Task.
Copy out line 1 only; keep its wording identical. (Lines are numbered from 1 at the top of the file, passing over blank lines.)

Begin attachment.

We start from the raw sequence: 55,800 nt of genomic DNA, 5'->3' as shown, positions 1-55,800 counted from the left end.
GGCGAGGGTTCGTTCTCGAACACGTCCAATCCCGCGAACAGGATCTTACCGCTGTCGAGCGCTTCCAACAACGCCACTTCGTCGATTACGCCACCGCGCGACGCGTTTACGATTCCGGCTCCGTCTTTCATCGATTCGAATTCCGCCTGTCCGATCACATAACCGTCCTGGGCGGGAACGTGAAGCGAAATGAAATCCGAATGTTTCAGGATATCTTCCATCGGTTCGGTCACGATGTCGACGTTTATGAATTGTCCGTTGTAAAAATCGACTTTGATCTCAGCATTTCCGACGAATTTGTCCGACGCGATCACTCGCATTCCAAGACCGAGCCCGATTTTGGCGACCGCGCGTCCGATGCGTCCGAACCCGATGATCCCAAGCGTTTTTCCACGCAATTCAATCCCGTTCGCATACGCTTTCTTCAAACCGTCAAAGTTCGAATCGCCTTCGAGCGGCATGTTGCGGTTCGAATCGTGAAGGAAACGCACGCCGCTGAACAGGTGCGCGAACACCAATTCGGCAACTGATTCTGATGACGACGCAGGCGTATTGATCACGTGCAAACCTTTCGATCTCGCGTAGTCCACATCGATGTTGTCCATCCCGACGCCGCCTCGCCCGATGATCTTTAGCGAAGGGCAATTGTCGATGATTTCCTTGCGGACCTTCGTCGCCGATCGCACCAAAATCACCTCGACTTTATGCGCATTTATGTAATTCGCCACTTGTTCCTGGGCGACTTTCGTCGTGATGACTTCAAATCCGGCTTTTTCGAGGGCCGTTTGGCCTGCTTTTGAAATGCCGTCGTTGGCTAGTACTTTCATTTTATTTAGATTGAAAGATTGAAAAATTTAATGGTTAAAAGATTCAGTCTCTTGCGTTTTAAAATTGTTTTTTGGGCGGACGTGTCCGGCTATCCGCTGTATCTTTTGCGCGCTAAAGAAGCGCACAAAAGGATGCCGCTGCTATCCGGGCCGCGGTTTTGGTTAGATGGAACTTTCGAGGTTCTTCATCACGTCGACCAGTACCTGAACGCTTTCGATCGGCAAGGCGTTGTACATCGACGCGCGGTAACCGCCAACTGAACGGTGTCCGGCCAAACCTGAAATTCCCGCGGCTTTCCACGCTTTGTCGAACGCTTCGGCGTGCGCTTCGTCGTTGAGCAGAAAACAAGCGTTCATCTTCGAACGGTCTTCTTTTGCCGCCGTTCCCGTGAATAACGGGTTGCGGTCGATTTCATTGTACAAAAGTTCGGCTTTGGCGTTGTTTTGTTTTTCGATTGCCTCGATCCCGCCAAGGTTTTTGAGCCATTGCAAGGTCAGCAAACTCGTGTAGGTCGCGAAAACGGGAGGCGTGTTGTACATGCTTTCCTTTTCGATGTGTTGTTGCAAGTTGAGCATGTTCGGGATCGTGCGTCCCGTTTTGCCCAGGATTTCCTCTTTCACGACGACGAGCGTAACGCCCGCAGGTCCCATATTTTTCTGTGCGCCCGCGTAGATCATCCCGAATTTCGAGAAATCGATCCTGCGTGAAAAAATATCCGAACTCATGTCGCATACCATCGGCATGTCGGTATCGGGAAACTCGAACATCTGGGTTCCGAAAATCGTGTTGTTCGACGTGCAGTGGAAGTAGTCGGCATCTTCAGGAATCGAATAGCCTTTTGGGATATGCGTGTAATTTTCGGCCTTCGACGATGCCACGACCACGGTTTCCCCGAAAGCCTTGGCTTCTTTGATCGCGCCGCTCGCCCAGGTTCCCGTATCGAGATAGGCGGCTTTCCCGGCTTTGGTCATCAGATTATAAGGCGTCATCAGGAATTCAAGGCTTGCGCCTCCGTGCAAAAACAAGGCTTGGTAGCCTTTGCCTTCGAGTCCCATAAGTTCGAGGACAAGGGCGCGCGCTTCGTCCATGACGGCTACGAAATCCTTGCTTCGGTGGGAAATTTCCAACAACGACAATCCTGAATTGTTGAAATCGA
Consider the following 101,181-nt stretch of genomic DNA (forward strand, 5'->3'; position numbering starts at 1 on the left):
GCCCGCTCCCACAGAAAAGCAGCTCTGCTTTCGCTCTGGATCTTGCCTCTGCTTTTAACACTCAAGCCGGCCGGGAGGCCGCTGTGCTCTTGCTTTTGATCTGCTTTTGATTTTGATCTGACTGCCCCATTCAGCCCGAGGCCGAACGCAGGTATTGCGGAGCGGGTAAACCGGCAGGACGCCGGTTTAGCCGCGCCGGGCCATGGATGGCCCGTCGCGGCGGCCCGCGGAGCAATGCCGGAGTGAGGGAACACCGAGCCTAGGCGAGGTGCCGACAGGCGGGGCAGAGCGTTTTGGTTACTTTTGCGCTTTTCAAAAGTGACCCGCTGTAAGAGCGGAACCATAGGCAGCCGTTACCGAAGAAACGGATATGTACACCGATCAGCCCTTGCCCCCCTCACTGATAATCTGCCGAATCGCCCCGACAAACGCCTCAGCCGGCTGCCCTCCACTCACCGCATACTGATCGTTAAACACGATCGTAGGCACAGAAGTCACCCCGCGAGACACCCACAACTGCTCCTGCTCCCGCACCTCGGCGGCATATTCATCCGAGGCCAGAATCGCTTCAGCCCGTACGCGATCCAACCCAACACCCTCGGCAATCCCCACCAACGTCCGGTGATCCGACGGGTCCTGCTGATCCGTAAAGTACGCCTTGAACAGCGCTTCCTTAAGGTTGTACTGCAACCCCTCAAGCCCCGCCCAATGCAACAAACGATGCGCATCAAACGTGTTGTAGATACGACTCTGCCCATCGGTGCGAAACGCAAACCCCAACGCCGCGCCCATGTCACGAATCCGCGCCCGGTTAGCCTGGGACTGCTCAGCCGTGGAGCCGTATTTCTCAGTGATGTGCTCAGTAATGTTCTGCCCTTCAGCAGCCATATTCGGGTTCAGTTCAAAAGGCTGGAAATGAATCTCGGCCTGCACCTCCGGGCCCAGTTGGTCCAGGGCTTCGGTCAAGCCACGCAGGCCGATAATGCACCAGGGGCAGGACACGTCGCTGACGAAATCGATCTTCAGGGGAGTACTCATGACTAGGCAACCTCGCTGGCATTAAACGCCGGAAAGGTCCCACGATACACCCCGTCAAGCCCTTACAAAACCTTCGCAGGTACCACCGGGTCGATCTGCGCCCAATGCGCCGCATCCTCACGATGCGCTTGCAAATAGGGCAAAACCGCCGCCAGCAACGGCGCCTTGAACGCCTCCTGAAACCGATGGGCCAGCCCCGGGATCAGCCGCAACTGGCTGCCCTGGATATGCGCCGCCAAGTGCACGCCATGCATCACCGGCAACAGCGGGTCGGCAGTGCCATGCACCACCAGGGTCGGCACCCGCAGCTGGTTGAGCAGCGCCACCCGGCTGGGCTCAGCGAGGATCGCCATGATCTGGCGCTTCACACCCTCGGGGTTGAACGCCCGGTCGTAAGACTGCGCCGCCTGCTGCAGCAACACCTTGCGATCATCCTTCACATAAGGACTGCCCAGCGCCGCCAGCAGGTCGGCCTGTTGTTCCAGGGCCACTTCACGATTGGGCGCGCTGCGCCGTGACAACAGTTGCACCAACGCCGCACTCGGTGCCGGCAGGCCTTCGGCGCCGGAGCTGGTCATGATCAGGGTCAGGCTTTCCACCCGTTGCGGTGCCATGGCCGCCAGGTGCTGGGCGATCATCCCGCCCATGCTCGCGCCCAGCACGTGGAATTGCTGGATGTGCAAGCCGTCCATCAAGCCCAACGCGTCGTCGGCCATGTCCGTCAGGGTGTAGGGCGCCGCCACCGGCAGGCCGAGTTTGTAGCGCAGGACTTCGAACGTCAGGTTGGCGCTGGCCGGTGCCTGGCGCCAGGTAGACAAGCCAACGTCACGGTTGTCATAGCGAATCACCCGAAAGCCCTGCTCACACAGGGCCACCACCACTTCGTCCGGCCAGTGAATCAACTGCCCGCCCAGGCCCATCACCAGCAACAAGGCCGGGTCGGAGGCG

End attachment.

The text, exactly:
We start from the raw sequence: 55,800 nt of genomic DNA, 5'->3' as shown, positions 1-55,800 counted from the left end.